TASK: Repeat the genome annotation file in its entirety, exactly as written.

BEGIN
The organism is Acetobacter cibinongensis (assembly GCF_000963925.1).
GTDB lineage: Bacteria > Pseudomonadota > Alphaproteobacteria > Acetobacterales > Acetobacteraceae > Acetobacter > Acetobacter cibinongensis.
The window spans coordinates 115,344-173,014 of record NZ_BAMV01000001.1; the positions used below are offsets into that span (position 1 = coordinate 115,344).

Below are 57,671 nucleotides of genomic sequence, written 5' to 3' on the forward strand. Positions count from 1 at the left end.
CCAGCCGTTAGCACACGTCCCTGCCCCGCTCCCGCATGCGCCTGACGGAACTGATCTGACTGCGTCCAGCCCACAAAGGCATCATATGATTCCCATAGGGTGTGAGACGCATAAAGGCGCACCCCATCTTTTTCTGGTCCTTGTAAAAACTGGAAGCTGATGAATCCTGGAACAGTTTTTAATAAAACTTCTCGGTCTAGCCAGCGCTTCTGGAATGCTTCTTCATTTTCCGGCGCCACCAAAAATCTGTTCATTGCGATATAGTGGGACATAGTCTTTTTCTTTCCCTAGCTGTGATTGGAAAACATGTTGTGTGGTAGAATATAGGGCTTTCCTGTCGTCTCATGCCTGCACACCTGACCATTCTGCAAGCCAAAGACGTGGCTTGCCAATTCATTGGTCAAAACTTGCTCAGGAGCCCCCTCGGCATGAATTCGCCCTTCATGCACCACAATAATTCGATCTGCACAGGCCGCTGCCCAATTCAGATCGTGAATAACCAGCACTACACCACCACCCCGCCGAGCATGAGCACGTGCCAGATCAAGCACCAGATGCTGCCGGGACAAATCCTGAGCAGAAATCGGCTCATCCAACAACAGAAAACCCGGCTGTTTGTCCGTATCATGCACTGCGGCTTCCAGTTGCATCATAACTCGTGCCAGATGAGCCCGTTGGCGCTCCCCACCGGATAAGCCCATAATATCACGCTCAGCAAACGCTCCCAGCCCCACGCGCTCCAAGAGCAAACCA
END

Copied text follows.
The organism is Acetobacter cibinongensis (assembly GCF_000963925.1).
GTDB lineage: Bacteria > Pseudomonadota > Alphaproteobacteria > Acetobacterales > Acetobacteraceae > Acetobacter > Acetobacter cibinongensis.
The window spans coordinates 115,344-173,014 of record NZ_BAMV01000001.1; the positions used below are offsets into that span (position 1 = coordinate 115,344).

Below are 57,671 nucleotides of genomic sequence, written 5' to 3' on the forward strand. Positions count from 1 at the left end.
CCAGCCGTTAGCACACGTCCCTGCCCCGCTCCCGCATGCGCCTGACGGAACTGATCTGACTGCGTCCAGCCCACAAAGGCATCATATGATTCCCATAGGGTGTGAGACGCATAAAGGCGCACCCCATCTTTTTCTGGTCCTTGTAAAAACTGGAAGCTGATGAATCCTGGAACAGTTTTTAATAAAACTTCTCGGTCTAGCCAGCGCTTCTGGAATGCTTCTTCATTTTCCGGCGCCACCAAAAATCTGTTCATTGCGATATAGTGGGACATAGTCTTTTTCTTTCCCTAGCTGTGATTGGAAAACATGTTGTGTGGTAGAATATAGGGCTTTCCTGTCGTCTCATGCCTGCACACCTGACCATTCTGCAAGCCAAAGACGTGGCTTGCCAATTCATTGGTCAAAACTTGCTCAGGAGCCCCCTCGGCATGAATTCGCCCTTCATGCACCACAATAATTCGATCTGCACAGGCCGCTGCCCAATTCAGATCGTGAATAACCAGCACTACACCACCACCCCGCCGAGCATGAGCACGTGCCAGATCAAGCACCAGATGCTGCCGGGACAAATCCTGAGCAGAAATCGGCTCATCCAACAACAGAAAACCCGGCTGTTTGTCCGTATCATGCACTGCGGCTTCCAGTTGCATCATAACTCGTGCCAGATGAGCCCGTTGGCGCTCCCCACCGGATAAGCCCATAATATCACGCTCAGCAAACGCTCCCAGCCCCACGCGCTCCAAGAGCAAACCA